The result turned out to be a fascinating investigation of the nature of sound itself, rather in the spirit of how several painters from a variety of different periods have tried to use their work to understand the foundational nature of color. Those on the technical side of speech understanding systems appreciate the extent to which vowels are recognized through different patterns in the frequency spectrum. By having different voices sounding different vowels based on different pitches, Martinaitytė could synthesize her own individual frequency spectra, which would result in new sonorities not representative of any recognizable vowel. In other words the piece emerged from the composer’s ability to create new sounds almost as if she had been working with electronic synthesis equipment.
One result was that, every now and then, timbres would emerge that could not be attributed to any individual source but, instead, reflected synthesis through the superposition of multiple sources. Some might have thought that this amounted to replacing electronic oscillators with human singers. However, the performance of the piece transcended its “scientific roots.” Instead, execution took on an almost ritualistic quality (reflecting back on the Egyptian rite that inspired Lipchitz); and Volti’s performance was so focused and compelling that there was no doubting that this was an act of music-making that easily held the attentive listening in its thrall.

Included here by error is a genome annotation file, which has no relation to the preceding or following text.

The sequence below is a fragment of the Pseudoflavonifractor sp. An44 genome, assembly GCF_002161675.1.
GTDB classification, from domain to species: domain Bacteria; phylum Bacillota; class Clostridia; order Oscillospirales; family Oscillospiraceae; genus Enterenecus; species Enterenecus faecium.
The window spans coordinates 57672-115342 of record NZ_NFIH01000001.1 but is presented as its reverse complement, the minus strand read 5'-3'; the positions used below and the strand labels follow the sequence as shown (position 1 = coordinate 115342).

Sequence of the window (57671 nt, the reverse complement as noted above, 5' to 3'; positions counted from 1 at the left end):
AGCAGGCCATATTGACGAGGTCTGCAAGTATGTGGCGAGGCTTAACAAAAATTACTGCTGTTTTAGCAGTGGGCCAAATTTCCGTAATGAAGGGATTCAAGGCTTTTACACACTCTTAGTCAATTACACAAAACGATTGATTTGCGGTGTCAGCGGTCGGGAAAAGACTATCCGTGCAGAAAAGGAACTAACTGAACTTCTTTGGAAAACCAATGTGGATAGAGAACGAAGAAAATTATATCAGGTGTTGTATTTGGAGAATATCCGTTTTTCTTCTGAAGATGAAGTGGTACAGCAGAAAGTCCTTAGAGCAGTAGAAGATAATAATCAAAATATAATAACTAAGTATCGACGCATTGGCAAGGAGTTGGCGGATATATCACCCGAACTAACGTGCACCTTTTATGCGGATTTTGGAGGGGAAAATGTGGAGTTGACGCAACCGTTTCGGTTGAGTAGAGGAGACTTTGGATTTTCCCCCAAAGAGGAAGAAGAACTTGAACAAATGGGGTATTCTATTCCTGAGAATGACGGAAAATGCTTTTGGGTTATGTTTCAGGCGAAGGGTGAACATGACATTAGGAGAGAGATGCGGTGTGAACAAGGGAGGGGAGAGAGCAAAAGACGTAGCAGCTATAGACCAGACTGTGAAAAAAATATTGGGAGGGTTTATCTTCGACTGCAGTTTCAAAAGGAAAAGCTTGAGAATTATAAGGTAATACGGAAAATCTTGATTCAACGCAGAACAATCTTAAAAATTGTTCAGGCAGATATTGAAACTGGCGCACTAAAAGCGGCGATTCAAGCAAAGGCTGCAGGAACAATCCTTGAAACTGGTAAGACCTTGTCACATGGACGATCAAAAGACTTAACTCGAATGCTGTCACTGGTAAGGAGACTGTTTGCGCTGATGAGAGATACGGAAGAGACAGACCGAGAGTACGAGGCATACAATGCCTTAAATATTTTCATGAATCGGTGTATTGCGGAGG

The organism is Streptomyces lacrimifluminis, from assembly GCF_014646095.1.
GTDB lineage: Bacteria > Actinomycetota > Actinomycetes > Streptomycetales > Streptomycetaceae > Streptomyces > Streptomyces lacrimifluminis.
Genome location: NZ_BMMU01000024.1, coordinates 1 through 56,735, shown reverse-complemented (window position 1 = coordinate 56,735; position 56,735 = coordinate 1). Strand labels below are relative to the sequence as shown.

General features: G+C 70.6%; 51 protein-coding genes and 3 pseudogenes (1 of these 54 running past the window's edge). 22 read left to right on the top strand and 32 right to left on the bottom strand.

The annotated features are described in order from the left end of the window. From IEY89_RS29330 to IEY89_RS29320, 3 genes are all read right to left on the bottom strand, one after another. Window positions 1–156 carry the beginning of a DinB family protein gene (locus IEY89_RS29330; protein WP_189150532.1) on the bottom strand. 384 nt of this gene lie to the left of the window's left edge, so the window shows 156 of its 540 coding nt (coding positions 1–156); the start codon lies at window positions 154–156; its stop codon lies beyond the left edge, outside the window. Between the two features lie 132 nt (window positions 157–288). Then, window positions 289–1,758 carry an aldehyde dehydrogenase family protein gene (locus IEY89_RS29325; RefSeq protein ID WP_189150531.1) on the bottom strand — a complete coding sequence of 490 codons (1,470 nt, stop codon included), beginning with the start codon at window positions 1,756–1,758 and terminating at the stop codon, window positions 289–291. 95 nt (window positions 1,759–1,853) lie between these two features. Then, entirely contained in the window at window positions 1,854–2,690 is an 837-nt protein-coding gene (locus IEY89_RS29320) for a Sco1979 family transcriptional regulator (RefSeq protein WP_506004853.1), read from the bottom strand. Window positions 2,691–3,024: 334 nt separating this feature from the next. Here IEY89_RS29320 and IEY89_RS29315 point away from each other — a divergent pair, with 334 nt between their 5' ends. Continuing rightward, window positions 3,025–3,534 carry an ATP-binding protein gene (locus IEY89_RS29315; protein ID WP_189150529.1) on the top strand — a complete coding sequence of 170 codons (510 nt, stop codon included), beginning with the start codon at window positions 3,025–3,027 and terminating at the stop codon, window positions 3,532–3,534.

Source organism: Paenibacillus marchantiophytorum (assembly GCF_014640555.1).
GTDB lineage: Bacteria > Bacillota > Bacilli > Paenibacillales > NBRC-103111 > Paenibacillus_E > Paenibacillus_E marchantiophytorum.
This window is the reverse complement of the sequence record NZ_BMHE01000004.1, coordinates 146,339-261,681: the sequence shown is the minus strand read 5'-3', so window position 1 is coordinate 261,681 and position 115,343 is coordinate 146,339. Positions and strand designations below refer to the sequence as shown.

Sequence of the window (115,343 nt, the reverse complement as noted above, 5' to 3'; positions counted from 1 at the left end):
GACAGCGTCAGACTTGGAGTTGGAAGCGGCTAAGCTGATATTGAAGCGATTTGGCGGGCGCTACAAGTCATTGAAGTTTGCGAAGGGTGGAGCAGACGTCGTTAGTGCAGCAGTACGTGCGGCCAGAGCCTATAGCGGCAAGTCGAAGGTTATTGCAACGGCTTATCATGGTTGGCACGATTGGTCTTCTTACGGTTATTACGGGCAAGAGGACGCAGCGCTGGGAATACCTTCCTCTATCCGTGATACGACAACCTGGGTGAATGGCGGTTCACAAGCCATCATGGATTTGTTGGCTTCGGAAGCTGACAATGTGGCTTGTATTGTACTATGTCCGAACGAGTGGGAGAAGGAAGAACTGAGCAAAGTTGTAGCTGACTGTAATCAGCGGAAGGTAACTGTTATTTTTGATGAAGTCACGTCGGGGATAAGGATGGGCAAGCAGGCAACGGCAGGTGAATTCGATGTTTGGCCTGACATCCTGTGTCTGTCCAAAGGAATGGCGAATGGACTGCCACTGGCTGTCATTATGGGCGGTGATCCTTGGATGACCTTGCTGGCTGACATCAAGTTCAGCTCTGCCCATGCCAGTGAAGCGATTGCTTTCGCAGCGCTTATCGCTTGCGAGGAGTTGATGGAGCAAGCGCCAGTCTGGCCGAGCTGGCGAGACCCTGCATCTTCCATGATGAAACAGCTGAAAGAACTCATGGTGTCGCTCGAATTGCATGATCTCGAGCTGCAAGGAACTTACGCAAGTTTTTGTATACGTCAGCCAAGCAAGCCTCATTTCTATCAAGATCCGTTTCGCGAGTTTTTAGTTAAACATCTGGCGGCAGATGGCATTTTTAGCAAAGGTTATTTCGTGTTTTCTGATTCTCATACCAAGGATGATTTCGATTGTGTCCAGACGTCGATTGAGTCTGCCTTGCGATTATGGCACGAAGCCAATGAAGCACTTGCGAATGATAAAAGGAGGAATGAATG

The program began with “Caeli enarrant,” composed by Robin Estrada on a Volti commission in 2016. At the beginning of the program, Geary stressed the importance of Volti revisiting the results of past commissions, rather than just focusing on moving on to “the next new thing.” In my own case, however, this was a “first contact” experience. It did not take long to realize that the composer had taken Latin Biblical texts and decomposed them into phrases, words, and possibly even syllables, which could then be reconstructed in different combinations.